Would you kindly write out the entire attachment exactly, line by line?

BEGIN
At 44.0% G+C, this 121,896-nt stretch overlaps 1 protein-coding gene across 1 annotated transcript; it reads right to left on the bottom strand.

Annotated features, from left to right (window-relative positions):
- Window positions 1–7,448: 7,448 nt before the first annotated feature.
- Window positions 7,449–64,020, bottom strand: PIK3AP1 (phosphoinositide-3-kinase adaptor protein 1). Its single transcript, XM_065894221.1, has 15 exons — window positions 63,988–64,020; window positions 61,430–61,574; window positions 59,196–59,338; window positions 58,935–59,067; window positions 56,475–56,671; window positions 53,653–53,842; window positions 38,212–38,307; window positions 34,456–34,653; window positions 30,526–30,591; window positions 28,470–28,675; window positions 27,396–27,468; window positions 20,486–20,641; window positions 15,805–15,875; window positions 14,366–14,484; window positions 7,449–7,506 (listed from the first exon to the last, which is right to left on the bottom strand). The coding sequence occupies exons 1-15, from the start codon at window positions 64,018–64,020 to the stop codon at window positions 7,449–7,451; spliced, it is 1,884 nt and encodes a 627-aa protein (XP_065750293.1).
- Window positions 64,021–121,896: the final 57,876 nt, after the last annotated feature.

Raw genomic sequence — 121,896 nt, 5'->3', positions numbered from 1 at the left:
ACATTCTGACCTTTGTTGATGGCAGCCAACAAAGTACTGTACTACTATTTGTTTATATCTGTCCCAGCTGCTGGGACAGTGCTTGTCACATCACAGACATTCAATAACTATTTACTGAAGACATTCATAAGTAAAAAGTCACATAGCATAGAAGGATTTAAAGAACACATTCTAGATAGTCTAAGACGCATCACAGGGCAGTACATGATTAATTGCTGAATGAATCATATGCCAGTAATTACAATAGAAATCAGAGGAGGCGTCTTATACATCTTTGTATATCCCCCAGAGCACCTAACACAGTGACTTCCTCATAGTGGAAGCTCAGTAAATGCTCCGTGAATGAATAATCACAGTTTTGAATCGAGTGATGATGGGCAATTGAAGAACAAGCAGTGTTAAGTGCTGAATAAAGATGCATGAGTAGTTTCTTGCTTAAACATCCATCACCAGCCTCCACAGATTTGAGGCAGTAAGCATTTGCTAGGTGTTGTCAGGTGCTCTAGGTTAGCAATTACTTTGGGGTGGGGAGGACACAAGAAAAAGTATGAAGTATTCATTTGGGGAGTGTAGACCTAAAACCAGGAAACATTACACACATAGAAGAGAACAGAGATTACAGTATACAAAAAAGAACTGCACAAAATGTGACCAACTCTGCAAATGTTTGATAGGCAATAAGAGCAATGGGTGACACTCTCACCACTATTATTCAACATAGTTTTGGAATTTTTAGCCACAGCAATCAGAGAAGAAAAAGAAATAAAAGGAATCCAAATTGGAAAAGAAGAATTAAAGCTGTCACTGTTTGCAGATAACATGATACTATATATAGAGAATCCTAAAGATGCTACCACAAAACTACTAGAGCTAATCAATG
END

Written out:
At 44.0% G+C, this 121,896-nt stretch overlaps 1 protein-coding gene across 1 annotated transcript; it reads right to left on the bottom strand.

Annotated features, from left to right (window-relative positions):
- Window positions 1–7,448: 7,448 nt before the first annotated feature.
- Window positions 7,449–64,020, bottom strand: PIK3AP1 (phosphoinositide-3-kinase adaptor protein 1). Its single transcript, XM_065894221.1, has 15 exons — window positions 63,988–64,020; window positions 61,430–61,574; window positions 59,196–59,338; window positions 58,935–59,067; window positions 56,475–56,671; window positions 53,653–53,842; window positions 38,212–38,307; window positions 34,456–34,653; window positions 30,526–30,591; window positions 28,470–28,675; window positions 27,396–27,468; window positions 20,486–20,641; window positions 15,805–15,875; window positions 14,366–14,484; window positions 7,449–7,506 (listed from the first exon to the last, which is right to left on the bottom strand). The coding sequence occupies exons 1-15, from the start codon at window positions 64,018–64,020 to the stop codon at window positions 7,449–7,451; spliced, it is 1,884 nt and encodes a 627-aa protein (XP_065750293.1).
- Window positions 64,021–121,896: the final 57,876 nt, after the last annotated feature.

Raw genomic sequence — 121,896 nt, 5'->3', positions numbered from 1 at the left:
ACATTCTGACCTTTGTTGATGGCAGCCAACAAAGTACTGTACTACTATTTGTTTATATCTGTCCCAGCTGCTGGGACAGTGCTTGTCACATCACAGACATTCAATAACTATTTACTGAAGACATTCATAAGTAAAAAGTCACATAGCATAGAAGGATTTAAAGAACACATTCTAGATAGTCTAAGACGCATCACAGGGCAGTACATGATTAATTGCTGAATGAATCATATGCCAGTAATTACAATAGAAATCAGAGGAGGCGTCTTATACATCTTTGTATATCCCCCAGAGCACCTAACACAGTGACTTCCTCATAGTGGAAGCTCAGTAAATGCTCCGTGAATGAATAATCACAGTTTTGAATCGAGTGATGATGGGCAATTGAAGAACAAGCAGTGTTAAGTGCTGAATAAAGATGCATGAGTAGTTTCTTGCTTAAACATCCATCACCAGCCTCCACAGATTTGAGGCAGTAAGCATTTGCTAGGTGTTGTCAGGTGCTCTAGGTTAGCAATTACTTTGGGGTGGGGAGGACACAAGAAAAAGTATGAAGTATTCATTTGGGGAGTGTAGACCTAAAACCAGGAAACATTACACACATAGAAGAGAACAGAGATTACAGTATACAAAAAAGAACTGCACAAAATGTGACCAACTCTGCAAATGTTTGATAGGCAATAAGAGCAATGGGTGACACTCTCACCACTATTATTCAACATAGTTTTGGAATTTTTAGCCACAGCAATCAGAGAAGAAAAAGAAATAAAAGGAATCCAAATTGGAAAAGAAGAATTAAAGCTGTCACTGTTTGCAGATAACATGATACTATATATAGAGAATCCTAAAGATGCTACCACAAAACTACTAGAGCTAATCAATG